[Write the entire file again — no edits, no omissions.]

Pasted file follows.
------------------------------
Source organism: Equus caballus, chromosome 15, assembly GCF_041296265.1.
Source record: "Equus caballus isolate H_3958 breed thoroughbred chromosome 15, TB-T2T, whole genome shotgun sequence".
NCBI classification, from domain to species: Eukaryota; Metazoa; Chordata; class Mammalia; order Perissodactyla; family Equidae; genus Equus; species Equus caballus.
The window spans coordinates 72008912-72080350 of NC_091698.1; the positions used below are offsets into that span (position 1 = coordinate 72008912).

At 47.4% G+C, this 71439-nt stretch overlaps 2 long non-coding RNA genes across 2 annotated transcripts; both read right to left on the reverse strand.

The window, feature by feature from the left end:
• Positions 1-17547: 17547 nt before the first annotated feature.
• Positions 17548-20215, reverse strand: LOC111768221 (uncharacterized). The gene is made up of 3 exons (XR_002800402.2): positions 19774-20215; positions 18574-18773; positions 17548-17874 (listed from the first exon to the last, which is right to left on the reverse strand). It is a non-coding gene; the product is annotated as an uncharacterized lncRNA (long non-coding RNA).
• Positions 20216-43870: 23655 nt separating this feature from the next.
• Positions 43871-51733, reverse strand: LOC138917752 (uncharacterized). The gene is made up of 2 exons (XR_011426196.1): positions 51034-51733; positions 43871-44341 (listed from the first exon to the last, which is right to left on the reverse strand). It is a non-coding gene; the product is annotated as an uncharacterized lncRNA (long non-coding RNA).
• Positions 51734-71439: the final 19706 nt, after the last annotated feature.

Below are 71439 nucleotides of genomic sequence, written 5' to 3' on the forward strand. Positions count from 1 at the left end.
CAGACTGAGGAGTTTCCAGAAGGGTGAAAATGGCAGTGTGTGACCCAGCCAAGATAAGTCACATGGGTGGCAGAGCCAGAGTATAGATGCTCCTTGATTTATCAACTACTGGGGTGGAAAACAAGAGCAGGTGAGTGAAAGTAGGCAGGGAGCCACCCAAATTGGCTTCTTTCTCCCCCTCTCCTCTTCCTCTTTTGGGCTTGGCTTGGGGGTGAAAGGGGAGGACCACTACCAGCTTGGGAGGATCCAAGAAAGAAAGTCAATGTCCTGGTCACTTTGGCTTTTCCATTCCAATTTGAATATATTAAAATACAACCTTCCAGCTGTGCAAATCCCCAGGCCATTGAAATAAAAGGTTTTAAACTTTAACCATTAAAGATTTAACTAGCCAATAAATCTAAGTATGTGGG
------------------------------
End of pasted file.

Source organism: Equus caballus, chromosome 15, assembly GCF_041296265.1.
Source record: "Equus caballus isolate H_3958 breed thoroughbred chromosome 15, TB-T2T, whole genome shotgun sequence".
NCBI classification, from domain to species: Eukaryota; Metazoa; Chordata; class Mammalia; order Perissodactyla; family Equidae; genus Equus; species Equus caballus.
The window spans coordinates 72008912-72080350 of NC_091698.1; the positions used below are offsets into that span (position 1 = coordinate 72008912).

At 47.4% G+C, this 71439-nt stretch overlaps 2 long non-coding RNA genes across 2 annotated transcripts; both read right to left on the reverse strand.

The window, feature by feature from the left end:
• Positions 1-17547: 17547 nt before the first annotated feature.
• Positions 17548-20215, reverse strand: LOC111768221 (uncharacterized). The gene is made up of 3 exons (XR_002800402.2): positions 19774-20215; positions 18574-18773; positions 17548-17874 (listed from the first exon to the last, which is right to left on the reverse strand). It is a non-coding gene; the product is annotated as an uncharacterized lncRNA (long non-coding RNA).
• Positions 20216-43870: 23655 nt separating this feature from the next.
• Positions 43871-51733, reverse strand: LOC138917752 (uncharacterized). The gene is made up of 2 exons (XR_011426196.1): positions 51034-51733; positions 43871-44341 (listed from the first exon to the last, which is right to left on the reverse strand). It is a non-coding gene; the product is annotated as an uncharacterized lncRNA (long non-coding RNA).
• Positions 51734-71439: the final 19706 nt, after the last annotated feature.

Below are 71439 nucleotides of genomic sequence, written 5' to 3' on the forward strand. Positions count from 1 at the left end.
CAGACTGAGGAGTTTCCAGAAGGGTGAAAATGGCAGTGTGTGACCCAGCCAAGATAAGTCACATGGGTGGCAGAGCCAGAGTATAGATGCTCCTTGATTTATCAACTACTGGGGTGGAAAACAAGAGCAGGTGAGTGAAAGTAGGCAGGGAGCCACCCAAATTGGCTTCTTTCTCCCCCTCTCCTCTTCCTCTTTTGGGCTTGGCTTGGGGGTGAAAGGGGAGGACCACTACCAGCTTGGGAGGATCCAAGAAAGAAAGTCAATGTCCTGGTCACTTTGGCTTTTCCATTCCAATTTGAATATATTAAAATACAACCTTCCAGCTGTGCAAATCCCCAGGCCATTGAAATAAAAGGTTTTAAACTTTAACCATTAAAGATTTAACTAGCCAATAAATCTAAGTATGTGGG